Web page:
Tempranillo enjoying growing fame in Northwest

By on June 12, 2016
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Rachael Martin, winemaker and co-owner of Red Lily Vineyards in Jacksonville, Ore., works with two estate vineyards in the Applegate Valley and produces six styles of Tempranillo, including a rosé and a Port-style of the Iberian grape.

Rachael Martin, winemaker and co-owner of Red Lily Vineyards in Jacksonville, Ore., works with two estate vineyards in the Applegate Valley and produces six styles of Tempranillo, including a rosé and a Port-style of the Iberian grape. (Photo by Maddox Visual Productions/Courtesy of Red Lily Vineyards)

While Tempranillo remains a grape variety that is little-planted across the Pacific Northwest, the quality of the wines coming from this region’s winemakers gives hope that more will be planted each year.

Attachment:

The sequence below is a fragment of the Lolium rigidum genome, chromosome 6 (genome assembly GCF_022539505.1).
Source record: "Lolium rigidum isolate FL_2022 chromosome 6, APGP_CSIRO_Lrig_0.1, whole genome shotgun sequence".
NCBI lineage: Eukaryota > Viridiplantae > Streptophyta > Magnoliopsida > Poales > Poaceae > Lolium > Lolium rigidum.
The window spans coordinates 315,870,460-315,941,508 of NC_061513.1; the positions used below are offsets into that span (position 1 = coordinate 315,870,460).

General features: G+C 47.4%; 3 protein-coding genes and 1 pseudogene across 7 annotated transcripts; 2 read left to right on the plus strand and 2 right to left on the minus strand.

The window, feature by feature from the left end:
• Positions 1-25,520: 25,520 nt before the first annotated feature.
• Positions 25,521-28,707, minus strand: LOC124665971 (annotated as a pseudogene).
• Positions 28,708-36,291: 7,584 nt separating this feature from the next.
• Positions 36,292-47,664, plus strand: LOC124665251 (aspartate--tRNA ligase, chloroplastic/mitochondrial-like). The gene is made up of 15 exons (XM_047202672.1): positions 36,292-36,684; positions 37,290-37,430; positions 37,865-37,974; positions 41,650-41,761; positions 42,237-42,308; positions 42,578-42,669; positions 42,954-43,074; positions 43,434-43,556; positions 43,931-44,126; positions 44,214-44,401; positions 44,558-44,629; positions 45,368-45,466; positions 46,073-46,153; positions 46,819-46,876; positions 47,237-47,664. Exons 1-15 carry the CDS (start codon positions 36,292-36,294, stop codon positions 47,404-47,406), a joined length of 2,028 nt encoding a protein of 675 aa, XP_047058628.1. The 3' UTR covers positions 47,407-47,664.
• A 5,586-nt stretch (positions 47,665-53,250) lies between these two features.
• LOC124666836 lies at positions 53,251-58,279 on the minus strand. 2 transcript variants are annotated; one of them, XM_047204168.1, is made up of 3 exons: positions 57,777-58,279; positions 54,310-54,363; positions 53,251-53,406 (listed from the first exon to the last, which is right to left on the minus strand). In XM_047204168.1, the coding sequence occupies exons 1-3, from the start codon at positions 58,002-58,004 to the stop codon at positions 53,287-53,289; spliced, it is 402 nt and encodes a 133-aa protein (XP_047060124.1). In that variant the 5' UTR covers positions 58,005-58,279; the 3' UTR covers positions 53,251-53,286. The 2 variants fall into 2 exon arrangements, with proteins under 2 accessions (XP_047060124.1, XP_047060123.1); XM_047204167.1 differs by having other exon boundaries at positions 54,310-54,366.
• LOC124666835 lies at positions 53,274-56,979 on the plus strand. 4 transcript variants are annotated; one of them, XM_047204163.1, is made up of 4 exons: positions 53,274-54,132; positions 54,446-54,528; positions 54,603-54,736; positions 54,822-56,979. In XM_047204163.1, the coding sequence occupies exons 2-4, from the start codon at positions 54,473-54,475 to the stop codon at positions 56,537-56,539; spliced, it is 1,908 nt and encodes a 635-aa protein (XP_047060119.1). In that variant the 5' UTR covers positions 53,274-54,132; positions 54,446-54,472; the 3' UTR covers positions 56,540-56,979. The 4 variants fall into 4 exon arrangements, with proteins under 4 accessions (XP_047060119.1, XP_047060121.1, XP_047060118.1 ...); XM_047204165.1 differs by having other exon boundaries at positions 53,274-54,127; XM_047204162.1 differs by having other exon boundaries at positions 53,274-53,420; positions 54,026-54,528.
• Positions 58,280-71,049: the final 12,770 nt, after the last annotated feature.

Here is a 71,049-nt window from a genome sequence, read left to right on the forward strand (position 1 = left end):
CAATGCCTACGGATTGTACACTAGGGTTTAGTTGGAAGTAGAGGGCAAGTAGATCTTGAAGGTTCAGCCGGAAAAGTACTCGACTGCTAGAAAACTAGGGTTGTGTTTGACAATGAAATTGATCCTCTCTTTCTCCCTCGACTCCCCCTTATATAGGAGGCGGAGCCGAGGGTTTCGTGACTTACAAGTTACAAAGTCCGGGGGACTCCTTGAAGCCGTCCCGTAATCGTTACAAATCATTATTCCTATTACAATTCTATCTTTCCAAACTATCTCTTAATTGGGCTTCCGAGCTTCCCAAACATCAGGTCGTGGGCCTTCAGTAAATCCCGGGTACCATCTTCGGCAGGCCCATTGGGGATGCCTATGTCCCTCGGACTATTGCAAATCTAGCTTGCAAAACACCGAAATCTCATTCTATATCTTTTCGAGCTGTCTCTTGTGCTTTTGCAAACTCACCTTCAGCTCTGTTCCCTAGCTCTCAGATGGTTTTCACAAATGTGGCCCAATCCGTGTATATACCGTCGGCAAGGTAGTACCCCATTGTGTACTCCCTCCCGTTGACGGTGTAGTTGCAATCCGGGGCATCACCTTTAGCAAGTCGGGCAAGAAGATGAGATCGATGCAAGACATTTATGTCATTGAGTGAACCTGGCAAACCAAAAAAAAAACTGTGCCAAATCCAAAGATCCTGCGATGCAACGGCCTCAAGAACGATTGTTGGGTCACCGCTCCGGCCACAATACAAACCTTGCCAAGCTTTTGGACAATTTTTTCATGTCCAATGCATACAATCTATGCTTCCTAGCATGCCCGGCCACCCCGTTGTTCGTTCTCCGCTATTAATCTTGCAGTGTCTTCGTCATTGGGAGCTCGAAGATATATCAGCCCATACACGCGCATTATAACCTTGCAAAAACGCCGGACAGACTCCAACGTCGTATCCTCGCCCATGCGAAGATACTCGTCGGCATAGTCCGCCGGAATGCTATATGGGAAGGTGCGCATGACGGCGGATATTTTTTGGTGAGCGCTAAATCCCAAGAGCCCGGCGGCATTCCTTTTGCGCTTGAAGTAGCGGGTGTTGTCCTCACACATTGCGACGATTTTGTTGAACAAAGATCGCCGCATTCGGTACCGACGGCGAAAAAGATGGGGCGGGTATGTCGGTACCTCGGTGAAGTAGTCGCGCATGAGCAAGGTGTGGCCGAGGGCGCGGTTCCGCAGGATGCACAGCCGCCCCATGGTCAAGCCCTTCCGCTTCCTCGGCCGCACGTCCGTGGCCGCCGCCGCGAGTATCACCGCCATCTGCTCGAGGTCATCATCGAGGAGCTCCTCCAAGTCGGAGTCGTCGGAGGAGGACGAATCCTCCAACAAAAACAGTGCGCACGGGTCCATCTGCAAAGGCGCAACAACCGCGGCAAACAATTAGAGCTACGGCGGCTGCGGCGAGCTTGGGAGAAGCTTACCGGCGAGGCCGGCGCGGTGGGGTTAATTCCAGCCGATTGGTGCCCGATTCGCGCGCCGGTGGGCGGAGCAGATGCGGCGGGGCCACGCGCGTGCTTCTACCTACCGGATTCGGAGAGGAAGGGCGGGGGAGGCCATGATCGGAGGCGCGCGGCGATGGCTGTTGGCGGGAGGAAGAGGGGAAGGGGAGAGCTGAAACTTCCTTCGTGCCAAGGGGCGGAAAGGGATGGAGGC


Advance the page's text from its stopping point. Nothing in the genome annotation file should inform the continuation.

In all of Washington state, fewer than 50 acres of the famous Spanish red wine have been established. And in Oregon’s Umpqua Valley – where the grape is perhaps best known in the Northwest – about 160 acres are in the ground.

But small numbers don’t mean much at this point because winemakers are crafting superb examples, consumers love what they are tasting, and wine critics are now thinking of the Northwest as an emerging region for Tempranillo.

Successful events such as the inaugural Oregon Tempranillo Celebration – which drew talented young winemakers from the Walla Walla Valley – and International Tempranillo Day are helping, too.

Here are nine delicious Tempranillos we’ve tasted recently. Most are going to be available only from the wineries.

About Great Northwest Wine

Articles authored by Great Northwest Wine are co-authored by Eric Degerman and Andy Perdue. In most cases, these are wine reviews that are judged blind by the Great Northwest Wine tasting panel.

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